-All the horrors have a common source: Again, this requires planning and discipline. In this scheme, the idea is that the investigators eventually find that all the horrors are part of one larger horror, like the Ascending Scale the horrors get worse, but the idea is the surprise comes from how many new things the larger horror is capable of. Like in the story Call of Cthulhu, the titular monster is responsible for a psychic’s nightmare, for an artifact, for a cult ceremony, and then the creature appears itself.
The Horror Sandbox
A sandbox is a kind of game defined by two characteristics: first: players can, to some degree, pick their objectives and second: the world responds somewhat like a real one would to their actions, possibly on a very large scale.
The classic sandbox is a fantasy game trope: a great map is spread out, with tantalizing rumors about treasure and dangers in various places and the players decide which sound fun—exploring any one of these options creates a cascade of consequences, changing the world and then the players need to decide again what to do in this changed world. The appeal of the sandbox is it offers a great deal of player choice, and unpredicted player actions have unpredictable consequences.
It’s relatively unusual to have a pure sandbox in a horror game, partially because having multiple objectives at once (a werewolf in Warsaw, a ghoul in Ghana) can lead to horror fatigue or a loss of a sense of mystery, but even moreso because an investigation scenario requires a GM to essentially give the PCs an absolutely existentially essential objective (solve the mystery or we all die) and then do a certain amount of work to make achieving that one objective interesting and full of interesting choices. If objectives are optional, they're not really horror. Horror is "Dracula must die" not "Dracula could die if you felt like it".
However, again, with discipline and planning, it is quite possible to make a horror sandbox if that kind of game interests you and your players. Essentially it just means taking the kind of choice presented in the Investigation as Dungeon and scaling up.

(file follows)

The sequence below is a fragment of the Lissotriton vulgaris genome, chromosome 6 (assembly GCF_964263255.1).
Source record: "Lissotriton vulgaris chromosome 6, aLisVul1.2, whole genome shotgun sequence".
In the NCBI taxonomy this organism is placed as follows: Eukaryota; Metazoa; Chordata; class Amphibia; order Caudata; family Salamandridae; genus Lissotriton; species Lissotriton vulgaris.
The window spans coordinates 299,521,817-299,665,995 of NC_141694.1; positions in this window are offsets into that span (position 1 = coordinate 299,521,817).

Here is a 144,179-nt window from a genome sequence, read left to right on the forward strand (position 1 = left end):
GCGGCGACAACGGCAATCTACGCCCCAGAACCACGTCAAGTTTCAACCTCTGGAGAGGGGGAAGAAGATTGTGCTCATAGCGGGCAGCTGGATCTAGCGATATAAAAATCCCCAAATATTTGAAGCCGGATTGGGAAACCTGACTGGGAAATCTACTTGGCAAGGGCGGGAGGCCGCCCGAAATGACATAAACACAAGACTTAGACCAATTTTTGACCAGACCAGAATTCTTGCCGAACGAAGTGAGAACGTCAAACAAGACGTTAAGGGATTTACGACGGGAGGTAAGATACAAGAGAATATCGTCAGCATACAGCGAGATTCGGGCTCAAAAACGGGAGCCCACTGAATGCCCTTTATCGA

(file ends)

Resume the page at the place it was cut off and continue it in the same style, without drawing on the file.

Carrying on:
The way that most cleanly respects the horror and investigative genres is this:
1. There’s a conspiracy of some kind
2. Near the beginning of the sandbox campaign (or the sandbox phase of the campaign) the characters discover a more-or-less explicit list of separate conspirators.
3. (Unbeknownst to the investigators but likely suspected by the players) the conspirators each have some connection to a horror of their own. Or they are a horror.
4. The list of conspirators makes clear some interesting and at least slightly juicy fact about each conspirator: their neighborhood or city, their job, crimes they may be suspected of, etc.
5. The list also makes clear they are interconnected—exposing/killing/locating one will cause the others to change in some way or ways. Perhaps it is a cult and they all must sacrifice a creature on a given night—and if one doesn’t it is known that another must recruit a new member to take their place. Or perhaps it’s a smuggling organization, and getting rid of one link in the chain means operations will shift to somewhere else. Give the players as much information about these mechanisms as you can without spoiling a mystery you want them to solve—it will make the decision and planning more interesting for them.
6. Treat the investigation of any given conspirator as basically one adventure to design, but with one important additional emphasis: whatever happens to this conspirator affects the others in some interesting way.
7. Season to taste and serve.